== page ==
Direct current cardioversion feasible for high-risk AF patients with LAAO devices
High-risk atrial fibrillation (AF) patients with an endocardial left atrial appendage occlusion (LAAO) device may undergo direct current cardioversion (DCCV) without the need for oral anticoagulation (OAC) if preprocedural trans-oesophageal echocardiography shows good device position, suggests a study.
“DCCV is a common rhythm control strategy in patients with symptomatic AF or [atrial] flutter,” the authors said.
A total of 148 patients (mean age, 72±7 years; 59 percent men) with an LAAO device who underwent DCCV for symptomatic AF or atrial flutter were included in this multicentre retrospective study. All patients (100 percent) had a trans-oesophageal echocardiogram prior to DCCV.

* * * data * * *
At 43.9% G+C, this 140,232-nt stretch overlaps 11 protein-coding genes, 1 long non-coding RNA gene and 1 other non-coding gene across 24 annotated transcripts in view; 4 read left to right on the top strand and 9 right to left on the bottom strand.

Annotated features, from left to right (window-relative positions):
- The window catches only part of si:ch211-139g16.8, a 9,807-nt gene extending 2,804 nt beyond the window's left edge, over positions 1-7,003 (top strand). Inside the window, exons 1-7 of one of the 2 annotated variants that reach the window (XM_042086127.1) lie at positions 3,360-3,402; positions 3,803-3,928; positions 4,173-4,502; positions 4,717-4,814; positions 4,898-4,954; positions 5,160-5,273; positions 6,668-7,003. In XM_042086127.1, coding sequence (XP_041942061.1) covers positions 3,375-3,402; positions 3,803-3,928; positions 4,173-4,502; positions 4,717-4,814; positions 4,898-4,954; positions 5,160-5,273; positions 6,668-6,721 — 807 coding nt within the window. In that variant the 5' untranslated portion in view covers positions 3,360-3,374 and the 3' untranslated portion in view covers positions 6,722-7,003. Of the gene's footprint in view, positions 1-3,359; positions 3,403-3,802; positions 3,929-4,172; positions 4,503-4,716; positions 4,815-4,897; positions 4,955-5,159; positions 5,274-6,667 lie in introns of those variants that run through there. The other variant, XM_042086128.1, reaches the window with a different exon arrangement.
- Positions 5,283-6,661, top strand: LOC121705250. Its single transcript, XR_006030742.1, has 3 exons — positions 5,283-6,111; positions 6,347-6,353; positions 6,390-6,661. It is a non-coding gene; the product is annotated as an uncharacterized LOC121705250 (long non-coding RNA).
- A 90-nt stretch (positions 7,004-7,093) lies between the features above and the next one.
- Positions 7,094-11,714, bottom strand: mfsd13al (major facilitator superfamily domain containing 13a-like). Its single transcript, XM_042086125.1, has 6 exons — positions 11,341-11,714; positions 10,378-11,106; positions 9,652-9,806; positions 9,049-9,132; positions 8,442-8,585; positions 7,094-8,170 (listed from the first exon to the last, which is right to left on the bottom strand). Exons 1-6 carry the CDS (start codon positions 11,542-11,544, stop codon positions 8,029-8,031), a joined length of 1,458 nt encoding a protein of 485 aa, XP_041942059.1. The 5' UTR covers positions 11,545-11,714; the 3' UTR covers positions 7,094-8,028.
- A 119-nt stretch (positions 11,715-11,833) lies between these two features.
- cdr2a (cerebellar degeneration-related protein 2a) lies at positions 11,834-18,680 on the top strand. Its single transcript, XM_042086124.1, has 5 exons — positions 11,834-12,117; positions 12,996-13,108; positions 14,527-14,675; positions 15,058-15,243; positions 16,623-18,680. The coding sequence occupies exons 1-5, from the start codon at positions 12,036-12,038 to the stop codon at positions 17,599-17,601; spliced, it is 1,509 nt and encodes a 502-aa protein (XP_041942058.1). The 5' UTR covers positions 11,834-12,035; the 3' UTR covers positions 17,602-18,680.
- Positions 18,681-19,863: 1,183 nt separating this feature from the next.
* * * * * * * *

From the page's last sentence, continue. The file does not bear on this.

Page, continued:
Of the patients, 2.7 percent had device-related thrombus. All of them were successfully treated with OAC and were able to undergo DCCV after 6–8 weeks. Sinus rhythm was restored in all patients, and none suffered from DCCV-related thromboembolic complications.
About one in five patients (22 percent) were newly started on OAC after DCCV. No difference in DCCV-related complications was found between patients treated with or without OAC after DCCV. Patients on OAC post-DCCV underwent cardioversion at an earlier time following implantation (3.6 vs 8.6 months; p=0.003).
During follow-up, three transient ischaemic attacks occurred but were unrelated to DCCV. There were no device or left atrial thrombosis, device dislodgement, or new device leak seen during a median follow-up of 12.8 months (interquartile range, 11.8–14.2 months). Unfortunately, one patient died due to a noncardiac cause during follow-up.
“The preliminary results are encouraging, but further large studies are warranted to establish safety,” the authors said.